When movies, politics, the TCPA, and Article III standing come together, the results are magic.  This happened recently in Golan v. Veritas Entertainment, LLC, et al, in which the Eighth Circuit Court of Appeals told us some things about the TCPA and Article III standing, and Mike Huckabee told us about a very special movie.  Ron and Dorit Golan were enjoying a peaceful evening at home when they received the following mysterious message on their answering machine (yes, some people still have answering machines, apparently): "Liberty.  This is a public survey call.  We may call back later."  The Golans, who were on the no-call list, did what any of us would do: they hired legal counsel, sued, and tried to certify a TCPA class. By way of background, the mysterious patriot on the other end of the line was Governor Mike Huckabee, who had been hired as a "celebrity" voice…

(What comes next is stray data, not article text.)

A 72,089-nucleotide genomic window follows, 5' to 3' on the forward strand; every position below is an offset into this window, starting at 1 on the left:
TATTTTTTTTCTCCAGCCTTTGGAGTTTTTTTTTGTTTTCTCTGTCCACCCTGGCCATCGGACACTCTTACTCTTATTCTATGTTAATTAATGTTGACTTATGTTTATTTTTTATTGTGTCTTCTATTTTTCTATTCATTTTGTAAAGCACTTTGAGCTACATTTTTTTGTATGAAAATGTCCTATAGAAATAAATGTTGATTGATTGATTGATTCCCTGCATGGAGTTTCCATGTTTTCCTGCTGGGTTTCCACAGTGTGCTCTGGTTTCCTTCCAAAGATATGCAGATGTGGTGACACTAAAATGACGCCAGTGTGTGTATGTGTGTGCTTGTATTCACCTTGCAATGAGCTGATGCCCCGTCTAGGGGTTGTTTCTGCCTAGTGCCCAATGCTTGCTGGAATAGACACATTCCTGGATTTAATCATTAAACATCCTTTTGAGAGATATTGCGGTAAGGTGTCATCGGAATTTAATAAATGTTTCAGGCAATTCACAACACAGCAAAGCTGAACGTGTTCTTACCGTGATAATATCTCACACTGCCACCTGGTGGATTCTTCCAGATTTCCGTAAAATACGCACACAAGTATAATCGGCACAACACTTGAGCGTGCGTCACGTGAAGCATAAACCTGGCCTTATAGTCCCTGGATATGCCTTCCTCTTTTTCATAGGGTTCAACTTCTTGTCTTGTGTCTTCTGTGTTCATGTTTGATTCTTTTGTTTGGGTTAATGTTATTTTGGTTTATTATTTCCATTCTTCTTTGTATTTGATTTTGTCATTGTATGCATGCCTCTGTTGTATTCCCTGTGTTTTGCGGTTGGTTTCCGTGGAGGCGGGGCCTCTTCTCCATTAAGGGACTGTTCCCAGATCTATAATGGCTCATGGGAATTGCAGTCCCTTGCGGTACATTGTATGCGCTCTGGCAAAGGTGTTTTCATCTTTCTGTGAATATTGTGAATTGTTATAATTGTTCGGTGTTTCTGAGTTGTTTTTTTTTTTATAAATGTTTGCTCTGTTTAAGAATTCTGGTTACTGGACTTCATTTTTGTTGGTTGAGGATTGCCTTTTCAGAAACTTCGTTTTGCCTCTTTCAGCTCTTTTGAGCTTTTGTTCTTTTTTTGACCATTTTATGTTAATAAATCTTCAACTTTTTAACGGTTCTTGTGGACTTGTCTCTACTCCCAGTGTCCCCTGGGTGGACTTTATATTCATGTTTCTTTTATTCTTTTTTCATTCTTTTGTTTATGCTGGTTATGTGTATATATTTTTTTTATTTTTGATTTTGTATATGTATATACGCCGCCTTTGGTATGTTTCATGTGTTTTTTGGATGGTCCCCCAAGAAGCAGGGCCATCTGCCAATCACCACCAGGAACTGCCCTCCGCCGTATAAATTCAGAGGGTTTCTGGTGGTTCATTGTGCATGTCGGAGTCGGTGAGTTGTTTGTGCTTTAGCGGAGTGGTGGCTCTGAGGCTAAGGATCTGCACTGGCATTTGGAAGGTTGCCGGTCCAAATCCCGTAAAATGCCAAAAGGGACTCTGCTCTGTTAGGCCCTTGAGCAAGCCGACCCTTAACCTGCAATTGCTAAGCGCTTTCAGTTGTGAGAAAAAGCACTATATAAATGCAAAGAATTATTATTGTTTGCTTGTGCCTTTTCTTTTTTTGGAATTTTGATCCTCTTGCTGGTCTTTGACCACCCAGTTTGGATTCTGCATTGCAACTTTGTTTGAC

On June 18, 2015, the Eighth Circuit decided another class action case involving Missouri borrowers who took out second mortgages on their homes and alleged that various assignees and purchasers violated the Missouri Second Mortgage Loan Act (“MSMLA”) by charging and collecting impermissible fees.  See Wong v. Wells Fargo Bank N.A. et. al., Case No. 14-1921 (8th Cir. June 18, 2015).  The plaintiffs had obtained their second mortgage loans on their homes through Bann-Corr. Like in Thomas, Bann-Cor executed the loan agreements but then sold or assigned the loans and accompanying liens to various purchasers and assignees, the defendants in the action. The plaintiffs alleged that defendants either directly or indirectly charged or received fees in the transactions that were impermissible under the MSMLA. Although the district court resolved many motions on various topics, the district court’s granting of a motion to dismiss on Article III standing grounds is relevant…